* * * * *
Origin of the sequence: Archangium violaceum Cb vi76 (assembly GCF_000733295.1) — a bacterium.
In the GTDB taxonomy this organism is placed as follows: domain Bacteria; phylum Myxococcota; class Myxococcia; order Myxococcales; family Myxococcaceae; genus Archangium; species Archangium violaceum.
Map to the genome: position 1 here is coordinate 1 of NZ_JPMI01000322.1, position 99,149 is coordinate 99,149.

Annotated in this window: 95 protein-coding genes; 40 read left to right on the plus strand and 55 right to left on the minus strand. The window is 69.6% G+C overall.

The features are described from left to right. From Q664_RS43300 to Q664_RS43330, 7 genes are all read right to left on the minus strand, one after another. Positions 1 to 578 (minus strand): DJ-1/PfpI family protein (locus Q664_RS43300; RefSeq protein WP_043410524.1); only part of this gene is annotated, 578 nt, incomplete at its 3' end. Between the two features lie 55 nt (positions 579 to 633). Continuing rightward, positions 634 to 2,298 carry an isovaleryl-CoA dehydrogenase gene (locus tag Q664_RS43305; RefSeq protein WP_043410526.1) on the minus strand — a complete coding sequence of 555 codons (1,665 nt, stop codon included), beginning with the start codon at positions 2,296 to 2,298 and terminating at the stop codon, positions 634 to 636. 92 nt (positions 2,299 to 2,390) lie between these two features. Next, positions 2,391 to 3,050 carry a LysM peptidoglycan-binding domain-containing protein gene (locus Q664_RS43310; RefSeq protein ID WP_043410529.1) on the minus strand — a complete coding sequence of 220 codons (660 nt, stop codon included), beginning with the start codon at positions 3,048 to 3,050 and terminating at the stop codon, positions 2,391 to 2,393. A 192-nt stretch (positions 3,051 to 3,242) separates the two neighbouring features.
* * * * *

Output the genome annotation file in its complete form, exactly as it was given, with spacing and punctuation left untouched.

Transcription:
Origin of the sequence: Archangium violaceum Cb vi76 (assembly GCF_000733295.1) — a bacterium.
In the GTDB taxonomy this organism is placed as follows: domain Bacteria; phylum Myxococcota; class Myxococcia; order Myxococcales; family Myxococcaceae; genus Archangium; species Archangium violaceum.
Map to the genome: position 1 here is coordinate 1 of NZ_JPMI01000322.1, position 99,149 is coordinate 99,149.

Annotated in this window: 95 protein-coding genes; 40 read left to right on the plus strand and 55 right to left on the minus strand. The window is 69.6% G+C overall.

The features are described from left to right. From Q664_RS43300 to Q664_RS43330, 7 genes are all read right to left on the minus strand, one after another. Positions 1 to 578 (minus strand): DJ-1/PfpI family protein (locus Q664_RS43300; RefSeq protein WP_043410524.1); only part of this gene is annotated, 578 nt, incomplete at its 3' end. Between the two features lie 55 nt (positions 579 to 633). Continuing rightward, positions 634 to 2,298 carry an isovaleryl-CoA dehydrogenase gene (locus tag Q664_RS43305; RefSeq protein WP_043410526.1) on the minus strand — a complete coding sequence of 555 codons (1,665 nt, stop codon included), beginning with the start codon at positions 2,296 to 2,298 and terminating at the stop codon, positions 634 to 636. 92 nt (positions 2,299 to 2,390) lie between these two features. Next, positions 2,391 to 3,050 carry a LysM peptidoglycan-binding domain-containing protein gene (locus Q664_RS43310; RefSeq protein ID WP_043410529.1) on the minus strand — a complete coding sequence of 220 codons (660 nt, stop codon included), beginning with the start codon at positions 3,048 to 3,050 and terminating at the stop codon, positions 2,391 to 2,393. A 192-nt stretch (positions 3,051 to 3,242) separates the two neighbouring features.